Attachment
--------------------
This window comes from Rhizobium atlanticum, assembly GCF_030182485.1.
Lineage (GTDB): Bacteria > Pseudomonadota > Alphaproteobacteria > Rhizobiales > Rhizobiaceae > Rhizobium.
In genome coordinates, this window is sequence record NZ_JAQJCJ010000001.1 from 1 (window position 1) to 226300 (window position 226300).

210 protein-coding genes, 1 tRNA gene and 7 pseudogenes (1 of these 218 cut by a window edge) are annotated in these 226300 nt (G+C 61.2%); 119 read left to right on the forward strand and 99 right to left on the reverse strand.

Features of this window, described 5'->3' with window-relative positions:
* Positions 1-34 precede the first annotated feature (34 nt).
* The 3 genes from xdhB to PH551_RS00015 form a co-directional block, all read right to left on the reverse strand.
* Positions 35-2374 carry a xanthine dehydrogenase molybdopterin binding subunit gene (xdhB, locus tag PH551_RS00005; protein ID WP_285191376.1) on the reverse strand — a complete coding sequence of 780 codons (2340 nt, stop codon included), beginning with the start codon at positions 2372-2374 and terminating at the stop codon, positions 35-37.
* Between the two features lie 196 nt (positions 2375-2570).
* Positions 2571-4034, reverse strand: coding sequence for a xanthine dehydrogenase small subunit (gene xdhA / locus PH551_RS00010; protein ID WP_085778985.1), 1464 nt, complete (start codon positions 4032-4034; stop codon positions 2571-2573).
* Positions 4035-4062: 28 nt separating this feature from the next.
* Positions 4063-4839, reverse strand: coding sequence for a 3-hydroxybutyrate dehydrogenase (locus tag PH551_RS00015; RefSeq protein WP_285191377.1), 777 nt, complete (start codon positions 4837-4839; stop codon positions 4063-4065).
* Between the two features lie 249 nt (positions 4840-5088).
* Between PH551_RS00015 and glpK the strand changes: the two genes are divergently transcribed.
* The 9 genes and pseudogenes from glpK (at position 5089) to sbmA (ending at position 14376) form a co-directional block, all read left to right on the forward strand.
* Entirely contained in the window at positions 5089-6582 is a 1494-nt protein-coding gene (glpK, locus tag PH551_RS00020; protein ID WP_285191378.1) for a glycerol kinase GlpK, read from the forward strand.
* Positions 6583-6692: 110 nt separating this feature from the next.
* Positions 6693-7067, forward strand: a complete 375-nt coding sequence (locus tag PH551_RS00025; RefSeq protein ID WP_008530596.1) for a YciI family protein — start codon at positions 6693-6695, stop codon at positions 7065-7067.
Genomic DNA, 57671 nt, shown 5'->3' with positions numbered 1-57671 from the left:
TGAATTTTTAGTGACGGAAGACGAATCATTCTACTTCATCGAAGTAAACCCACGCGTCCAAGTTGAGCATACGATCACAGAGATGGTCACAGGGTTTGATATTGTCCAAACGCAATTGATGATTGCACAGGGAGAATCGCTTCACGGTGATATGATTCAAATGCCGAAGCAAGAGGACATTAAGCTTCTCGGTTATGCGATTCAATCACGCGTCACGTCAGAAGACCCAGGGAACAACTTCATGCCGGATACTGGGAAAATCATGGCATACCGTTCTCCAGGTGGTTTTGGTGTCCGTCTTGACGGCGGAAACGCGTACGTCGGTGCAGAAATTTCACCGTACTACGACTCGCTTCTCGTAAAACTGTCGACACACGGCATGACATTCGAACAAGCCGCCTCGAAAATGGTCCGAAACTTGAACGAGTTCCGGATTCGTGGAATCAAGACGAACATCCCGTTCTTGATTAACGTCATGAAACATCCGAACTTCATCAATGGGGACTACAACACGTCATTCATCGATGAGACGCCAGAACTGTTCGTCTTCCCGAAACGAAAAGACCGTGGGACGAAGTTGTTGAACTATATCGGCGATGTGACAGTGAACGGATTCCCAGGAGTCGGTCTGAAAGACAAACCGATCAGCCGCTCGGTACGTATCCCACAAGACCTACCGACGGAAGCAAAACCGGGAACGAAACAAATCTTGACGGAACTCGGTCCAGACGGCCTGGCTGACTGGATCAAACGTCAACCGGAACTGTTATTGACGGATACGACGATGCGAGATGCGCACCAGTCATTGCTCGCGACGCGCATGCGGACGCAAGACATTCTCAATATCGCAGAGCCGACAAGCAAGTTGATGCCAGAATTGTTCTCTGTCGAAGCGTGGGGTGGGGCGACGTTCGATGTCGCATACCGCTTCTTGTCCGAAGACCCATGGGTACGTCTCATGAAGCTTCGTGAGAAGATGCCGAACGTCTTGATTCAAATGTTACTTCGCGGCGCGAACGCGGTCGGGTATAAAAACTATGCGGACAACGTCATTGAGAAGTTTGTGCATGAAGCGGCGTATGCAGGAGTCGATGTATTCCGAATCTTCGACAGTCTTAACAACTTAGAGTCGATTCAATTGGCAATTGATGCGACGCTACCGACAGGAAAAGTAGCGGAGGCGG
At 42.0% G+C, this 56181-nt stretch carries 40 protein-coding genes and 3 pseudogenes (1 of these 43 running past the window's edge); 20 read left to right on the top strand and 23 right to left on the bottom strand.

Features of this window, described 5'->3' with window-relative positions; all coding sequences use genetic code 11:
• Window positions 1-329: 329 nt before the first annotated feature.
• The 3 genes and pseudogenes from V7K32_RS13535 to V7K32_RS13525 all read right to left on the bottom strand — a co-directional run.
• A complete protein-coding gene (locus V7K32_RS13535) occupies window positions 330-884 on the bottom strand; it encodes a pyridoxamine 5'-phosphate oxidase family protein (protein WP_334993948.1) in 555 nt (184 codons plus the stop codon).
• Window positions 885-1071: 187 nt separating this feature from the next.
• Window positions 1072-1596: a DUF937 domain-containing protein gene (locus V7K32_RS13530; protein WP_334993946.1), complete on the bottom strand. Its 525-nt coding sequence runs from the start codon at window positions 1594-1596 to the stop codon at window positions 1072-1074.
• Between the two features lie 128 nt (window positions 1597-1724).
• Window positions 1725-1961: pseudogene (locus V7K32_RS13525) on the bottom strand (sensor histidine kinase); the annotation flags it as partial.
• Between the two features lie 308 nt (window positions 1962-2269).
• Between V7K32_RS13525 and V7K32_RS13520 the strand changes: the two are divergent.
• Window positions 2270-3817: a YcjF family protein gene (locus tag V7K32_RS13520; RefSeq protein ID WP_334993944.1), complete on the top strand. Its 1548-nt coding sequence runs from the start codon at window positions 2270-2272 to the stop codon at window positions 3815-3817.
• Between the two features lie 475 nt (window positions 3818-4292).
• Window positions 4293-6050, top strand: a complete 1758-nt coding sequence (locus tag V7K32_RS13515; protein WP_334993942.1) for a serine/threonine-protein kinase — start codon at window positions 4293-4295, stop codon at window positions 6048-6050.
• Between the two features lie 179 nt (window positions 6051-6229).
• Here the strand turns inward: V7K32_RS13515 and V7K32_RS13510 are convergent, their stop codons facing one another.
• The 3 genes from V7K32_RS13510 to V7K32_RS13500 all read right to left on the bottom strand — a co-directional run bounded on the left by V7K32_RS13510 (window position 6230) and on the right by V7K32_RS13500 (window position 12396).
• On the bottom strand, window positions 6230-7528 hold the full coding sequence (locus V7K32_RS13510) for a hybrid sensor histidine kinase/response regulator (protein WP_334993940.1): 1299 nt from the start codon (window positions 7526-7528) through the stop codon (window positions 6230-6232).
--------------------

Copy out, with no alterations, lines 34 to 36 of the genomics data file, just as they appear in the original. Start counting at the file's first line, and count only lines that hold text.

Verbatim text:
• Window positions 4293-6050, top strand: a complete 1758-nt coding sequence (locus tag V7K32_RS13515; protein WP_334993942.1) for a serine/threonine-protein kinase — start codon at window positions 4293-4295, stop codon at window positions 6048-6050.
• Between the two features lie 179 nt (window positions 6051-6229).
• Here the strand turns inward: V7K32_RS13515 and V7K32_RS13510 are convergent, their stop codons facing one another.